Q I am a board member and shareholder in a Westchester County cooperative where there has recently been a lot of conflicts among board members. There is a board member who owns her own realty company and is now privy to all confidential matters concerning the co-op. I would like to know if this is a conflict of interest and a violation of fiduciary duties. I want to know why the lawyer for the cooperative would not advise them correctly and would not answer this question when it was asked at the annual meeting? This is a nice cooperative that is losing control because certain people are using their powers to pick and choose who they want to reside here.
A “Whether a conflict of interest exists would depend on the specific circumstances involved,” says Thomas E. Kass, a partner at the New York law firm of Kantor, Davidoff, Wolfe, Mandelker, Twomey & Gallanty, P.C. “For example, if a co-op board member owned a commercial property which was competing for the same commercial tenants as the co-op, a conflict could exist. In such a context, the board member should remove himself from the decision to lease and should not be involved in negotiations with prospective tenants. However, consider a situation in which vendors offer good terms to the co-op in hopes of getting more business from the board member who own other property. In such a case, the board member's ownership of property would be a benefit to the co-op.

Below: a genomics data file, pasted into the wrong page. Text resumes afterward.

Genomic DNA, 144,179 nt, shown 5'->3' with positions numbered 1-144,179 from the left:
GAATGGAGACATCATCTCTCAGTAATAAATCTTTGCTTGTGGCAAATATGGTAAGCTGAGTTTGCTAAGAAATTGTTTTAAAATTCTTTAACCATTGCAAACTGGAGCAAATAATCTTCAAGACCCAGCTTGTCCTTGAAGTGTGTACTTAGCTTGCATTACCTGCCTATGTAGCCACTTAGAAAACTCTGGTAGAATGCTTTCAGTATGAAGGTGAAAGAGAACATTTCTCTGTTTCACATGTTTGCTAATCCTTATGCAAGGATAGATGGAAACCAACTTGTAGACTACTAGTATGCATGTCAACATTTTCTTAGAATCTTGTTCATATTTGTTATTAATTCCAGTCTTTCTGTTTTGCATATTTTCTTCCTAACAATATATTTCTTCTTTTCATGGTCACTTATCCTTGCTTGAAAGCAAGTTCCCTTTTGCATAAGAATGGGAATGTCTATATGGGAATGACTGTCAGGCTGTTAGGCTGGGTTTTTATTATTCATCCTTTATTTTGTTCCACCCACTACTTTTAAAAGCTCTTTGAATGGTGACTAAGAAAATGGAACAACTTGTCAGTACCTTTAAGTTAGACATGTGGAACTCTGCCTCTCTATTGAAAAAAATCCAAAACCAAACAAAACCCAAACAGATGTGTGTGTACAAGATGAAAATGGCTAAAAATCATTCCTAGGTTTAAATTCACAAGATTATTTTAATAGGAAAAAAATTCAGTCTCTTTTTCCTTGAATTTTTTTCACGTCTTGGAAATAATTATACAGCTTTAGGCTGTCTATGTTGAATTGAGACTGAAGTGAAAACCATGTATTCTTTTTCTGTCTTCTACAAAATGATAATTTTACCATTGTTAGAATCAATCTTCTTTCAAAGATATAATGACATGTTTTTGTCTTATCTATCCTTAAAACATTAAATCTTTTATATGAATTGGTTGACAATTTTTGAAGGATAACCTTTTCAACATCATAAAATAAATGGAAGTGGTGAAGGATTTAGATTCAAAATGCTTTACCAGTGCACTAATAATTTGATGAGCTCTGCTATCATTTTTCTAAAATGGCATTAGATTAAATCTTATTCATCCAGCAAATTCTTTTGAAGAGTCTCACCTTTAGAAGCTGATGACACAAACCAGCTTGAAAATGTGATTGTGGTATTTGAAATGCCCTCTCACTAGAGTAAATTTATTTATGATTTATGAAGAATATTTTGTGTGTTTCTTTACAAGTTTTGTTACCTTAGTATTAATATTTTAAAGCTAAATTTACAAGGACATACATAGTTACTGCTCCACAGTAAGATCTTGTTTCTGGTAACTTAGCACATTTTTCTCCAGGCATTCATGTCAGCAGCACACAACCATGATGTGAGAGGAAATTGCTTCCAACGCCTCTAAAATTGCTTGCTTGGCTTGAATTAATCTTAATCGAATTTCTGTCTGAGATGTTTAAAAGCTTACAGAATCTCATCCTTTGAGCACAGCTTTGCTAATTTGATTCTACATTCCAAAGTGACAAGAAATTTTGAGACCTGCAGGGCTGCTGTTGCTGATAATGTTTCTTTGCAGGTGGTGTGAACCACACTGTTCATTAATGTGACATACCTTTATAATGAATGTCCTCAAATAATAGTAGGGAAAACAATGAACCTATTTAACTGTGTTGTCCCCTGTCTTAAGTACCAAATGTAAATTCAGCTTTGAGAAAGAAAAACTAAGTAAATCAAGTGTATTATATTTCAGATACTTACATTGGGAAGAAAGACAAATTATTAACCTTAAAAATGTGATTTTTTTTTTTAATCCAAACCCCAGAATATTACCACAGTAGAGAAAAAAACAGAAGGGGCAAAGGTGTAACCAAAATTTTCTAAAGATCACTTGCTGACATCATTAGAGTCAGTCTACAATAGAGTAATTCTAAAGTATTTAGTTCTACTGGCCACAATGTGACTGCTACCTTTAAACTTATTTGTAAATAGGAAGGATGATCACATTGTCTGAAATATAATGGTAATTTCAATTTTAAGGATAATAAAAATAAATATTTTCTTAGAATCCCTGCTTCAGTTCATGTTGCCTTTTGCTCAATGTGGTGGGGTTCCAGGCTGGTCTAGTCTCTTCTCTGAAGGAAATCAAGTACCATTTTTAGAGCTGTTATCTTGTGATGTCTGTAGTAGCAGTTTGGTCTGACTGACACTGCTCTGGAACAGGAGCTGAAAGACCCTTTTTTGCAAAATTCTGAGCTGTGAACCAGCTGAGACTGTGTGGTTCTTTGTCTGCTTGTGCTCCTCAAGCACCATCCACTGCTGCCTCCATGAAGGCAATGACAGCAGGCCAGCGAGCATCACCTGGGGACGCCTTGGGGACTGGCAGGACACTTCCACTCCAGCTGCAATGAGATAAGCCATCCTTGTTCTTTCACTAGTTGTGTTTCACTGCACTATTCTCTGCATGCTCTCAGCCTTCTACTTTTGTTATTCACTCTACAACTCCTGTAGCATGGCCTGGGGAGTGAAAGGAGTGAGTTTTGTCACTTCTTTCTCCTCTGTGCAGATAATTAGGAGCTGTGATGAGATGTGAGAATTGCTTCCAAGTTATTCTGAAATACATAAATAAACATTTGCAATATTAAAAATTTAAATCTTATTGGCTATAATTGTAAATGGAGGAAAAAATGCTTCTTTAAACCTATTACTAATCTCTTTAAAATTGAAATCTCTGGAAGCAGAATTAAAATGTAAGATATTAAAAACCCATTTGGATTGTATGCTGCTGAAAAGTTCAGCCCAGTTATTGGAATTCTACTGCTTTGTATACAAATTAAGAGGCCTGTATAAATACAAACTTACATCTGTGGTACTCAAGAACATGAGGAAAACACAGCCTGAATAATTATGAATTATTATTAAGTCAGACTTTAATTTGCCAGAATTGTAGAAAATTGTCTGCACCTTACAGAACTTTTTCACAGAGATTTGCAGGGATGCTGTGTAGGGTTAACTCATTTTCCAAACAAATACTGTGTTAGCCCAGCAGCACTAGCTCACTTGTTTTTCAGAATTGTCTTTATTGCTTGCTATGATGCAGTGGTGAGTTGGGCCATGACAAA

“Each situation must be examined separately to see if a board member's fiduciary duties to the shareholders could be compromised by his self-interest.
“A co-op always has the right to reject prospective shareholders, provided they are not violating anyone's civil rights. If you are unhappy with the board's selection process, you are free to run for election to the board, by yourself or with a slate of candidates. Before running for office, you should consult the co-op bylaws as to voting and election procedures.”
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